Of the remaining laboratory studies in deception which have compared GSR with other variables, there is general agreement that it is the superior measure (Kubis, 1962; Violante and Ross, 1964). Kubis also found pulse volume to be slightly superior to respiration, although neither appeared to discriminate well. In contrast, Violante and Ross found respiration measures more efficient than pulse volume, but both were quite inferior to GSR. These latter investigators also employed a finger volume measure and found it to be a less effective discriminator than pulse volume, except for the 20 per cent of their sample who were highly responsive in pulse volume. It is interesting that differences between finger volume and pulse volume in relative discrimination were found not only in the present study, but in a previous one as well. Finger and pulse volume are logically related phenomena and should be highly correlated, although Davis, Buchwald, and Frankmann (1965) report substantial differences between these measures in latency, variability, and rate of adaptation to auditory stimuli. More research is needed in which quantitative measures of finger and pulse volume are



examined with respect to their degree of covariation in order to determine whether these variables reflect the same or somewhat different physiological functions.

The comparison of GSR and SPR revealed both to be highly effective in discriminating deception. GSR, however, consistently displayed lower mean values (discriminated better) than SPR with both types of stimulus material, and with personal material GSR was significantly superior to SPR. In a recent study, Burstein, Fenz, Bergeron, and Epstein (1965) compared GSR and SPR to words of varying emotional value. Their general findings were that GSR and total SPR (summation of all component waveforms) yielded virtually identical response gradients to increasing levels of stimulus intensity. Intersubject correlations between GSR and total SPR, however, ranged from 0.04 for neutral words to 0.52 for words with high affect value. In addition, the average intrasubject correlation for these same measures was only 0.66. In the present study, an index of relative agreement in discriminating deception was obtained by correlating the mean ranks for GSR and SPR. For both personal material and code words the correlations were identical (r s = 0.58, p < .01).

Comparing the results of the present study with those reported by Burstein et al., it would appear that both GSR and total SPR respond in a similar manner to affective stimuli, but the fairly low correlations suggest sizable individual differences. The fact that GSR seems somewhat superior to SPR in the present study must be viewed with caution, however. Although approximately 80 per cent of our Ss displayed only a monophasic, negative response to virtually all stimuli, the remaining Ss showed diphasic responses, especially to the significant stimuli. These differences in waveform make the problems of quantification and interpretation more difficult with SPR than with GSR. In addition, it should be pointed out that both AC and DC recordings were used with GSR, while only DC recording was employed with SPR. Most of the measurements of the GSR data were made on the DC channel, but during occasional periods of low resistance change to the stimuli, measurements were obtained from the higher gain AC channel. Since low resistance changes were generally accompanied by low skin potential changes, the measurement error may have been greater for SPR during these periods. Although these instances were few, they could have contributed to the apparent superiority of GSR.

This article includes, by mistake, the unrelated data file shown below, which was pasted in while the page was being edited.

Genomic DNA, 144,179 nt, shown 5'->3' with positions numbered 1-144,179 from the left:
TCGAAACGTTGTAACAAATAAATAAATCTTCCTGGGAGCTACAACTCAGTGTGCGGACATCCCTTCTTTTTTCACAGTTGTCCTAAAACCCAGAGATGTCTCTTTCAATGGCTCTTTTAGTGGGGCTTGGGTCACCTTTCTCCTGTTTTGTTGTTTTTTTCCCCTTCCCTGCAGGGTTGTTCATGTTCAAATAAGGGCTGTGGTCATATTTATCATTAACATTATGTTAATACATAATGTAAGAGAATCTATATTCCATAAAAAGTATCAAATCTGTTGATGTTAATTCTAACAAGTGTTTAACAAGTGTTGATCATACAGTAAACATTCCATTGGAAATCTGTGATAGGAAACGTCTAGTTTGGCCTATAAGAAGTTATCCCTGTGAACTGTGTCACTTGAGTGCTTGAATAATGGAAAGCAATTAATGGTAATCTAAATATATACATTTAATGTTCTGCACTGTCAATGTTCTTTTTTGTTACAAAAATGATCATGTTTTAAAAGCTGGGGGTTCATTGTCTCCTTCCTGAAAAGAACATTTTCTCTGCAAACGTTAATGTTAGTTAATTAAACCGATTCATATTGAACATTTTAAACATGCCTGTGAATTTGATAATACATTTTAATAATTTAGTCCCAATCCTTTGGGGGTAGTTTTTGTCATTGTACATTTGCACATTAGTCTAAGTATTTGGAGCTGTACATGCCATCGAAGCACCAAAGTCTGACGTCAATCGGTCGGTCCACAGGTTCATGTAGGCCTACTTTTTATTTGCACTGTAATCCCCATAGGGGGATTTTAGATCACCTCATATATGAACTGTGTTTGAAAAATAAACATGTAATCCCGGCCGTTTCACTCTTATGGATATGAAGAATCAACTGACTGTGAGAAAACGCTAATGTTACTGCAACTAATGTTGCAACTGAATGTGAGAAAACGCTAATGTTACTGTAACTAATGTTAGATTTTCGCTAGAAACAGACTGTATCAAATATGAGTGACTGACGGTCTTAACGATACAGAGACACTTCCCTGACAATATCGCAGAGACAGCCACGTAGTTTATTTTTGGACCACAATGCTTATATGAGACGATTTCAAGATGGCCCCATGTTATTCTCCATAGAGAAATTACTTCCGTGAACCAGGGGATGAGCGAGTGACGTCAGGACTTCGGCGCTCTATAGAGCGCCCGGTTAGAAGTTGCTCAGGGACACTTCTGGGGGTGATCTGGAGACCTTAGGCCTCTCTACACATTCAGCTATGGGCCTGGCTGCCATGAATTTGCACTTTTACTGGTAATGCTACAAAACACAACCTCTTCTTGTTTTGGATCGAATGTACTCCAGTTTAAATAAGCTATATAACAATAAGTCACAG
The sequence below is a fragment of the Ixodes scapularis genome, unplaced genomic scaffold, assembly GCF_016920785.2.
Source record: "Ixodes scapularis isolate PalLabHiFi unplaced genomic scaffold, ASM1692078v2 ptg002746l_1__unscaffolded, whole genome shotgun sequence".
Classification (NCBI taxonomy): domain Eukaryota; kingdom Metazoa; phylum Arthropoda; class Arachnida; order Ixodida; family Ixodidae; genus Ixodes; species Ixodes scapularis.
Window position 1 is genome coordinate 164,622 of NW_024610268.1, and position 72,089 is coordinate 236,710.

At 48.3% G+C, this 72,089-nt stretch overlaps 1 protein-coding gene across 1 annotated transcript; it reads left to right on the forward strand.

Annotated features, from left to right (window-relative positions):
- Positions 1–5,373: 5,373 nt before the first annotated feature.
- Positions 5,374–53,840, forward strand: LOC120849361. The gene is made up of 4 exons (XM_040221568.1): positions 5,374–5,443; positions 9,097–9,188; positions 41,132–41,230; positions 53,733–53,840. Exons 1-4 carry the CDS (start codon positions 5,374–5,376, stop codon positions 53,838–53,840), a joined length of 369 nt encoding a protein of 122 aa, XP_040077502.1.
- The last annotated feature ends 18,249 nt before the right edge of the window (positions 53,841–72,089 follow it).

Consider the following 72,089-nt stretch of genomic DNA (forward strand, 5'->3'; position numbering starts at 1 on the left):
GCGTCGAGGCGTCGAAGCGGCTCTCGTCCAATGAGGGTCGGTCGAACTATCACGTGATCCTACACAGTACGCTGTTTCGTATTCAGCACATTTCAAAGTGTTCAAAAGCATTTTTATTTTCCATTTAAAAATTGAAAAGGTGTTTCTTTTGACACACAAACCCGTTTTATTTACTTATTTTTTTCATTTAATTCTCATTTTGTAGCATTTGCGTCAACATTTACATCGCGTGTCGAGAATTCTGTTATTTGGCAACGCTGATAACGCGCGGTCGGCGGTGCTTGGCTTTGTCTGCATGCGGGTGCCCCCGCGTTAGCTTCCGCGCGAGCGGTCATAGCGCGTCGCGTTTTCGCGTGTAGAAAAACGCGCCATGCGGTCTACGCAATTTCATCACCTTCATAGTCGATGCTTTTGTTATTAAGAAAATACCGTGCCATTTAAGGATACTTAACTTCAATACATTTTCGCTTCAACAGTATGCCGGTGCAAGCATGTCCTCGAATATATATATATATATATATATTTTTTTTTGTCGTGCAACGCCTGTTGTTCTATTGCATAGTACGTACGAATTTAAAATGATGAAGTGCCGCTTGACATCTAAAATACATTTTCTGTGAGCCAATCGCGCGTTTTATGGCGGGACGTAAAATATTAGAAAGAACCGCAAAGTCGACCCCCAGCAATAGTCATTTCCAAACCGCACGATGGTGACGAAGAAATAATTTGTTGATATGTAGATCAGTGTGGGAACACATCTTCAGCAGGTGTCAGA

Blood oxygen saturation level has been shown to reflect emotional changes (Lovett-Doust and Schneider, 1955), and it has been suggested as a promising measure in detection of deception (Dana and Barnett, 1957). In the present study, the mean decrease in oxygen saturation to the relevant personal words was found to be 0.37 per cent O2S, while for the nonrelevant comparison stimuli it was 0.34. For the code word material, changes of 0.34 and 0.44 per cent O2S were obtained to the noncritical and critical stimuli respectively. The absolute magnitude of these changes is small, and the variable discriminated significantly on only one of the two types of stimulus material. This suggests that oxygen saturation level is of limited value as a laboratory measure for discriminating deception, although its effectiveness in contexts of extreme emotional arousal remains to be evaluated.

In view of the consistent reports from field polygraph operators that, under



conditions of interrogation, respiration and blood pressure are more effective and reliable in detecting deception than the GSR, it was hoped that a laboratory situation might be created with sufficiently intense subjective involvement to yield significant discrimination with these two variables. The results, however, yielded no evidence of discrimination with systolic blood pressure and only poor discrimination with breathing amplitude. The finding that the electrodermal response was the single best index of deception is in line with previous laboratory findings where multiple indices have been employed. It is probable that the experimental situation devised still failed to elicit the intense emotional arousal characteristic of real life interrogation and therefore great caution is indicated in generalizing from these results. Data from situations where the intensity of the S's involvement is known to be great are needed.


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The preceding paper is a reproduction of the following article (Thackray, R. I., & Orne, M. T. A comparison of physiological indices in detection of deception. Psychophysiology, 1968, 4, 219-339.). It is reproduced here with the kind permission of The Society for Psychophysiological Research. The current publisher of Psychophysiology, Wiley-Blackwell, also granted permission.